If you’ve ever admired the cover of a Robert E. Howard Conan book, you’re probably familiar with artist Frank Frazetta.
Frazetta died in 2010, but for at least a generation of fantasy fans, his oil paintings defined the aesthetic for sword-and-sorcery novels. Think huge, muscular men; curvaceous, creamy-skinned women and horrific beasts that menace both. From comic books to movie posters to the worlds of Tarzan and John Carter of Mars, his fierce fantasy depictions remain captivating.
His 1973 painting “The Death Dealer” became his most iconic work, used as cover art for music and books, as well as the basis for at least one novel. The piece also has been adapted into an imposing, life-size statue for III Corps, one of the higher echelon units of the U.S. Army.
III Corps took on “The Death Dealer” as a symbol of the unit in the 1980s: horned helmet, battle ax, wild-eyed horse and all. According to an official statement, “In April 1986, LTG Saint concluded an agreement with the artist, Mr. Frank Frazetta which allowed the Corps to use ‘The Death Dealer’ as a symbol of III Corps, the figure is currently referred to as ‘The Phantom Warrior.’”
A statue of The Phantom Warrior followed years later (though whether Frazetta actually authorized that piece remains unclear). In fact, there are multiple statues of The Phantom Warrior. And they are impressive, even if they may not be the best use of government money.
The Phantom Warrior is a spectacular figure even at a distance, glaring at you in three dimensions as a “6-foot, 6-inch warrior” atop an “18-hands tall Shire draft horse.” He doesn’t get any less impressive upon closer inspection.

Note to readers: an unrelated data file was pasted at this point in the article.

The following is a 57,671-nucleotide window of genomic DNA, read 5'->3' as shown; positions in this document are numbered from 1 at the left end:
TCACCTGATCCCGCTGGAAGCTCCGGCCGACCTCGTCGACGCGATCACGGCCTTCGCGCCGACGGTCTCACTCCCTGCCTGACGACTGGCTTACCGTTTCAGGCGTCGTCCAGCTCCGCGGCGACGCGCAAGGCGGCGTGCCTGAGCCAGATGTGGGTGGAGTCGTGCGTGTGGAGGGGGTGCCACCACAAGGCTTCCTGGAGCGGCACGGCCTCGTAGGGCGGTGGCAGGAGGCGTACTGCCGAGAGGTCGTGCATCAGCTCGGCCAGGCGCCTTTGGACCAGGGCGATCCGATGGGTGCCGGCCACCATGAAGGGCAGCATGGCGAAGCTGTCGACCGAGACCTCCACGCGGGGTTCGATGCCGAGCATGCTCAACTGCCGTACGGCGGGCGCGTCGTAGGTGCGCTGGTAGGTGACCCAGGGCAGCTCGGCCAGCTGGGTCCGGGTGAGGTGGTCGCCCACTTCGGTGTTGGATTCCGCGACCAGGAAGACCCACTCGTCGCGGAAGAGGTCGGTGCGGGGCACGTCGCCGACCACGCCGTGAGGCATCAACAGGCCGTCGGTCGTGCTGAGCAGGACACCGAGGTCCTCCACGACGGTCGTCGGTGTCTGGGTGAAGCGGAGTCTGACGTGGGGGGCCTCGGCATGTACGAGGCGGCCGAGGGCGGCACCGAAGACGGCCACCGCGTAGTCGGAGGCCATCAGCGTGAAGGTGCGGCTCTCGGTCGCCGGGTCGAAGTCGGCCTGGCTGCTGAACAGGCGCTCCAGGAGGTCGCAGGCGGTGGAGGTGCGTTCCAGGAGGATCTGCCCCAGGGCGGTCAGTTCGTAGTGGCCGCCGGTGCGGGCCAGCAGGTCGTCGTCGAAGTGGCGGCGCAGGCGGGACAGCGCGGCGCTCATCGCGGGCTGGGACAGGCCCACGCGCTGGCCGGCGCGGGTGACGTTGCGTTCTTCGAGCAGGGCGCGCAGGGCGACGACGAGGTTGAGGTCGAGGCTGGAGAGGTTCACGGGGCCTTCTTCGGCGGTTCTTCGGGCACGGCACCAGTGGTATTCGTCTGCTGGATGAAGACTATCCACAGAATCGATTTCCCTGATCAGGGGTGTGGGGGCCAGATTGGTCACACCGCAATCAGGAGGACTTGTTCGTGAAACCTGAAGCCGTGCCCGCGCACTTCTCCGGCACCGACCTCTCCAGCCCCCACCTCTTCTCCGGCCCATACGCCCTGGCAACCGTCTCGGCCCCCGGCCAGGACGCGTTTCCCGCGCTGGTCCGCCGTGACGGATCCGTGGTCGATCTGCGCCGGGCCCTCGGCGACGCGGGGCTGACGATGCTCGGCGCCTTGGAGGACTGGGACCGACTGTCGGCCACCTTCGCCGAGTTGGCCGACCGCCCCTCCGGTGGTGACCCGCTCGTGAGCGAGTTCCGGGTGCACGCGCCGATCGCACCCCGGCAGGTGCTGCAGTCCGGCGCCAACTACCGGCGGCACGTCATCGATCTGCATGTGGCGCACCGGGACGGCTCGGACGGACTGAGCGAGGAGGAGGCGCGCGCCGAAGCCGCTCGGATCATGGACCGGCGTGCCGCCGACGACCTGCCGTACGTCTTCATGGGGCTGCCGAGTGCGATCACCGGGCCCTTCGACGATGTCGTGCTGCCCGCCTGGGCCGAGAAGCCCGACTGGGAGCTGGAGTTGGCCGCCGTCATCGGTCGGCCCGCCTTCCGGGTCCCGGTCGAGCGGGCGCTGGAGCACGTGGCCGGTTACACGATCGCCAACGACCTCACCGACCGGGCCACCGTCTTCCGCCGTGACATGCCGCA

Indeed, he becomes more so.
The attention to detail is clear throughout the entire statue. The symbol on the shield is an embossed version of the III Corps insignia. Individual links of the chainmail armor on the warrior are distinct. So is the bridle on the horse. And the mad look that’s in the horse’s eye in the painting? That’s there, too.
If you like “The Death Dealer” painting, you’ll enjoy seeing The Phantom Warrior statue. It’s a breathtaking interpretation of Frazetta’s most popular piece. Beyond that, it demonstrates how culture affects reality—how the painting of a fantasy artist transcended geek culture and became a symbol of the power and destructive capability of a military force.
Paul Hair is a fiction and nonfiction author, and a national security/intelligence expert. Connect with him at http://www.liberateliberty.com